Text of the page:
Nairo Quintana Photo
Place: Cómbita, Boyacá
Birth: 04/02/1990
Country: COL
Height: 167 Cm
Weight: 58 Kg
Pro debut: 2009
Years in team: 7
Career path:

2012-2018: Movistar Team
2010-2011: Café de Colombia
2009: Boyacá es para Vivirla


Nairo Quintana

NATURAL TALENT. His story is very well known. Born to a humble family with two brothers and two sisters in Tunja, nearly 3,000 meters above sea level, he helped out at the family business – a small store selling the products from the farm and orchard next to their house – while attending classes at school. In order to get to the latter and from age 15, he started using a heavy bicycle he had to ride for 16km, downhill on the way to the school and uphill on the way back (no less than 8% gradient). Despite using a mountain-bike and carrying a backpack with all books needed for school, Nairo was able to follow the pace of the professional riders training nearby. No better way to show his natural talent. Now, after reaching the top of professional cycling, it’s Nairo who seeks for talent within the Boyacá youth ranks. The Movistar Team rider has helped develop two women’s teams in his department. The roots of the sport can rely on his support.

COMING OF AGE. He rode as an individual with no team during his junior stage before joning the Boyacá outfit (UCI Continental) in 2009. With them, Nairo travelled to Europe for the first time, getting a nice 7th place in the demanding Subida a Urkiola with just 19 years old. For 2010 he signed with Colombia es Pasión, and took a massive step forward by winning the Tour de l’Avenir, a success that would land him a WorldTour contract a year and a half later with the Movistar Team. There, in 2012, he continued an impressive career by winning the Vuelta a Murcia, the Route du Sud, the Giro dell’Emilia and the Queen stage of the Critérium du Dauphiné in his maiden season.

MADE FOR GRAND TOURS. He rides the Tour de France for the first time in 2013 and astonishes the world at 23 years of age with a stage win, a 2nd place overall and the KOM and Best Young rider jerseys. He will be back on the podium again in 2015 (2nd) and 2016 (3rd). In 2014, he becomes the first ever Colombian to win the Giro d’Italia – and in his race debut; he will be 2nd in 2017, just half a minute off the final race lead. And in 2016, he becomes the 17th rider ever to get onto the podium of all three Grand Tours by winning the Vuelta a España. He’s got six podium finishes on GTs in just ten appearances, and has won stages in all Giro (3), Tour (2) and Vuelta (1). Nairo always says that his victories atop the Lagos de Covadonga (Vuelta, ’16) and Col du Portet (TDF, ’18) have been crucial for his career: “Those are legendary climbs, and those victories will remain in history.” He’s also conquered overall success at a dozen one-week courses: Porvenir, Murcia, País Vasco, San Luis, Catalunya, Valencia, Romandie and 2x Route du Sud, Burgos and Tirreno-Adriatico.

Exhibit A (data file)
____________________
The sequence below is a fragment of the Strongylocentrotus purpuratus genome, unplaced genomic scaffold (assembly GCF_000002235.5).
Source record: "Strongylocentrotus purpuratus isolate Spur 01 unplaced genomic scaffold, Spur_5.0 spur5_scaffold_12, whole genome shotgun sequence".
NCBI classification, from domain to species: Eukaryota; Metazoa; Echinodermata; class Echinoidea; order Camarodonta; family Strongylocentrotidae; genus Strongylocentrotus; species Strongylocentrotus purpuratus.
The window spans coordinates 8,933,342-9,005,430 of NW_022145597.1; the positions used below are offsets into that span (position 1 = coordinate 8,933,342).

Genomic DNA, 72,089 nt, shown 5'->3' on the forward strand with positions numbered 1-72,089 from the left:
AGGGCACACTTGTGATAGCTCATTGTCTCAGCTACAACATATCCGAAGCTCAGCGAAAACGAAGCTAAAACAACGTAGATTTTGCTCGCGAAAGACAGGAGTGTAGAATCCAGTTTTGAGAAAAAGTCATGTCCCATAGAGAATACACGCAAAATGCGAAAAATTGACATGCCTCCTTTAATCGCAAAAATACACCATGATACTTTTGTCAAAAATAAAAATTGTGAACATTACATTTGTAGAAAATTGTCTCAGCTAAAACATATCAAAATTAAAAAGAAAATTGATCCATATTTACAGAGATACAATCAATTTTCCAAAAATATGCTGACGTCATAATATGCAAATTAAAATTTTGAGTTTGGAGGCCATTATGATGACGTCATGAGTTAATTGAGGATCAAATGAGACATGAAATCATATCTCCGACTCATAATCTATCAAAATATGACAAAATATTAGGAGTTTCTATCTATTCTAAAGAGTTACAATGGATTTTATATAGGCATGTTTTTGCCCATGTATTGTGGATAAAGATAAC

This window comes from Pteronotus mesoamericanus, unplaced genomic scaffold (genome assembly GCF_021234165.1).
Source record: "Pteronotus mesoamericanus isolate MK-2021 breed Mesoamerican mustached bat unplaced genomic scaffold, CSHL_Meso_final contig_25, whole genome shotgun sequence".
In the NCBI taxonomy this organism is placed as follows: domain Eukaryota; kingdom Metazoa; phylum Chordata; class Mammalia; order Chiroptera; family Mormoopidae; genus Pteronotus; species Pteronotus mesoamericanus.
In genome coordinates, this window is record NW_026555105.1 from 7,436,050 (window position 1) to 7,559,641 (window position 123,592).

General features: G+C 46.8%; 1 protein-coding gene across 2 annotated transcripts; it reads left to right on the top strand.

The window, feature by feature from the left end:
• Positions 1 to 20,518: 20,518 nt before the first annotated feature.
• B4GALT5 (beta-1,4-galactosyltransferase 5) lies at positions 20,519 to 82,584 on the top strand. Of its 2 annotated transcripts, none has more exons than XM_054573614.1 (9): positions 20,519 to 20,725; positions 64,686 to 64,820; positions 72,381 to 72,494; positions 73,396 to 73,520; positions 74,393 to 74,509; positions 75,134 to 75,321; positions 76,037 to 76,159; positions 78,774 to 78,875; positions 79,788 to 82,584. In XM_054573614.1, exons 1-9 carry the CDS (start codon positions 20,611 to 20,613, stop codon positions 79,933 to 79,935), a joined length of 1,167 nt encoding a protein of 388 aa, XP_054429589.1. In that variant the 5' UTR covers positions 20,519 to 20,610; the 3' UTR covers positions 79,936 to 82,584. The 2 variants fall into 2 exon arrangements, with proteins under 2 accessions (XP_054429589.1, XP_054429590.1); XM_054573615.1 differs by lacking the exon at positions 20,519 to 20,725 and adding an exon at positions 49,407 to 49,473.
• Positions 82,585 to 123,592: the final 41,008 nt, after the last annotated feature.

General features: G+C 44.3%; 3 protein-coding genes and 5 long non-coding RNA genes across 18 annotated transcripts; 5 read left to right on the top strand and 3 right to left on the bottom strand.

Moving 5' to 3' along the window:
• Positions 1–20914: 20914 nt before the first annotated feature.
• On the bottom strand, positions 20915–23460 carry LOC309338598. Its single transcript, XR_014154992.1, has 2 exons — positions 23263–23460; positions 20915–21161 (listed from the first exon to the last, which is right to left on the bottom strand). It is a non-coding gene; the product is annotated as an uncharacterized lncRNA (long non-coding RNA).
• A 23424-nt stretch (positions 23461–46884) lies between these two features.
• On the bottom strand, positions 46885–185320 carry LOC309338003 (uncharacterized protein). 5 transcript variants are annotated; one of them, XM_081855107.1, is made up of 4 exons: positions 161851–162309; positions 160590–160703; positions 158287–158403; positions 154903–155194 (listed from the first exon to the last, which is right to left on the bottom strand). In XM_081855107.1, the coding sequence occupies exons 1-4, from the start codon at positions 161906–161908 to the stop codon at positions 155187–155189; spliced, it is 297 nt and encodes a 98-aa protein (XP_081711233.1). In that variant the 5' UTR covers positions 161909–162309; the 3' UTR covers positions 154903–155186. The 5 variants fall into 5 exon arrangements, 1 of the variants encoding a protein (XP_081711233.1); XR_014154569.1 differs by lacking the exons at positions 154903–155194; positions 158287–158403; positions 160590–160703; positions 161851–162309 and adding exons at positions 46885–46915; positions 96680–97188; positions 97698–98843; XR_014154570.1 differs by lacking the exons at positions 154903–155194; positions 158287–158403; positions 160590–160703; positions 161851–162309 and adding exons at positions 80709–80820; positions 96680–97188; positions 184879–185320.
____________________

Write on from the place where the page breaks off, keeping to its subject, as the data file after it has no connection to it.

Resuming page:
His family – most importantly his wife, Paola, and his two children, Mariana (4) and Tomás (born on October 11th) – are his biggest passion. They join him at many races across Europe. In the Old Continent, and despite having lived in Pamplona in the early stage of his career, he’s decided to stay in Monaco, where plenty of professional riders live and train, including his brother Dayer.

 Before signing with his first Continental team, Boyacá es para Vivirla, he had to go – like 50-some other promising riders – performance tests by the team coaches to ensure the strongest riders made part of the team. At the effort test on the bike, the numbers reached by Nairo were so surprising that the coaches required him to repeat it a day later, thinking there was a mistake. The W/kg values he was reaching at age 18 were those of top-ranked WorldTour cyclists. It wasn’t a mistake.



40 Victories as professional

1st (6th stage) Tour Colombia 2019
1st (17th stage) Tour de France 2018
1st (7th stage) Tour de Suisse 2018
1st (9th stage) Giro d'Italia 2017
1st (2nd stage) Vuelta a Asturias 2017